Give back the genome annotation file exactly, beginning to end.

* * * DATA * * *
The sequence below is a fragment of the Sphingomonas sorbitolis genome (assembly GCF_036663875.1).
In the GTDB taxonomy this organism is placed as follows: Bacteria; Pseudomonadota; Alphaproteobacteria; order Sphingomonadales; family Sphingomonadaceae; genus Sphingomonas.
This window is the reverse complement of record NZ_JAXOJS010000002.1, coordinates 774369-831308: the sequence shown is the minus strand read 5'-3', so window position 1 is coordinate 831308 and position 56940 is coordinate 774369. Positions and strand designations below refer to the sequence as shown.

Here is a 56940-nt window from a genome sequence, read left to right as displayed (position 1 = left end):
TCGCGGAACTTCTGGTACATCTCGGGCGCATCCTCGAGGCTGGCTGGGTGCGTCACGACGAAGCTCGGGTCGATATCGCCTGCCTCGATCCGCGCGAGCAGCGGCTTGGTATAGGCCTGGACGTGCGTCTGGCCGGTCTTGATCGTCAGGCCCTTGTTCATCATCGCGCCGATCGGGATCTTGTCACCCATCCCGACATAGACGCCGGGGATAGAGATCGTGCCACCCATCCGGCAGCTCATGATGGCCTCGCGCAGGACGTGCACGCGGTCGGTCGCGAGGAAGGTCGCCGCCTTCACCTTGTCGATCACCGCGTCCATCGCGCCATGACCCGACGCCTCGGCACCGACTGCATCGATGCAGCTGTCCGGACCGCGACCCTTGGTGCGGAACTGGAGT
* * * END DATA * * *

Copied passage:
The sequence below is a fragment of the Sphingomonas sorbitolis genome (assembly GCF_036663875.1).
In the GTDB taxonomy this organism is placed as follows: Bacteria; Pseudomonadota; Alphaproteobacteria; order Sphingomonadales; family Sphingomonadaceae; genus Sphingomonas.
This window is the reverse complement of record NZ_JAXOJS010000002.1, coordinates 774369-831308: the sequence shown is the minus strand read 5'-3', so window position 1 is coordinate 831308 and position 56940 is coordinate 774369. Positions and strand designations below refer to the sequence as shown.

Here is a 56940-nt window from a genome sequence, read left to right as displayed (position 1 = left end):
TCGCGGAACTTCTGGTACATCTCGGGCGCATCCTCGAGGCTGGCTGGGTGCGTCACGACGAAGCTCGGGTCGATATCGCCTGCCTCGATCCGCGCGAGCAGCGGCTTGGTATAGGCCTGGACGTGCGTCTGGCCGGTCTTGATCGTCAGGCCCTTGTTCATCATCGCGCCGATCGGGATCTTGTCACCCATCCCGACATAGACGCCGGGGATAGAGATCGTGCCACCCATCCGGCAGCTCATGATGGCCTCGCGCAGGACGTGCACGCGGTCGGTCGCGAGGAAGGTCGCCGCCTTCACCTTGTCGATCACCGCGTCCATCGCGCCATGACCCGACGCCTCGGCACCGACTGCATCGATGCAGCTGTCCGGACCGCGACCCTTGGTGCGGAACTGGAGT